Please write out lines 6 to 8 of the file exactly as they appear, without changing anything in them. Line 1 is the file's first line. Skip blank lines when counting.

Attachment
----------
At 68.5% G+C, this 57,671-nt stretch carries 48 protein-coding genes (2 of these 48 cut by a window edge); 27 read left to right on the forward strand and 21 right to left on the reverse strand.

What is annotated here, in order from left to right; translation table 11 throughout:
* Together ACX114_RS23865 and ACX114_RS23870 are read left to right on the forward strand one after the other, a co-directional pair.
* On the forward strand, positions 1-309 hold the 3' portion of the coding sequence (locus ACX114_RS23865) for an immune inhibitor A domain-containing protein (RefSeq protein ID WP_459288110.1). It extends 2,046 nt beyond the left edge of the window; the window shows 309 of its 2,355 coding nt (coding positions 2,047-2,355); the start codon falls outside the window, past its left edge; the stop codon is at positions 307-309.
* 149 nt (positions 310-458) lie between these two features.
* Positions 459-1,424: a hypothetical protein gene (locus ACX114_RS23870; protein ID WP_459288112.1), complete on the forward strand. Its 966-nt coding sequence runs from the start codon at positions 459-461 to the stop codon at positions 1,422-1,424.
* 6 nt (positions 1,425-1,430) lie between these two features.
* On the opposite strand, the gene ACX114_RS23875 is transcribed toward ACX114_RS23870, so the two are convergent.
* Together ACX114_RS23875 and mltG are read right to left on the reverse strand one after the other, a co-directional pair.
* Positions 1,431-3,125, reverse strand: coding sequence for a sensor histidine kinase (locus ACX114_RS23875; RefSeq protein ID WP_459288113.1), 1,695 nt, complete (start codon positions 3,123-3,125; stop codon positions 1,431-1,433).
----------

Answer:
* Positions 459-1,424: a hypothetical protein gene (locus ACX114_RS23870; protein ID WP_459288112.1), complete on the forward strand. Its 966-nt coding sequence runs from the start codon at positions 459-461 to the stop codon at positions 1,422-1,424.
* 6 nt (positions 1,425-1,430) lie between these two features.
* On the opposite strand, the gene ACX114_RS23875 is transcribed toward ACX114_RS23870, so the two are convergent.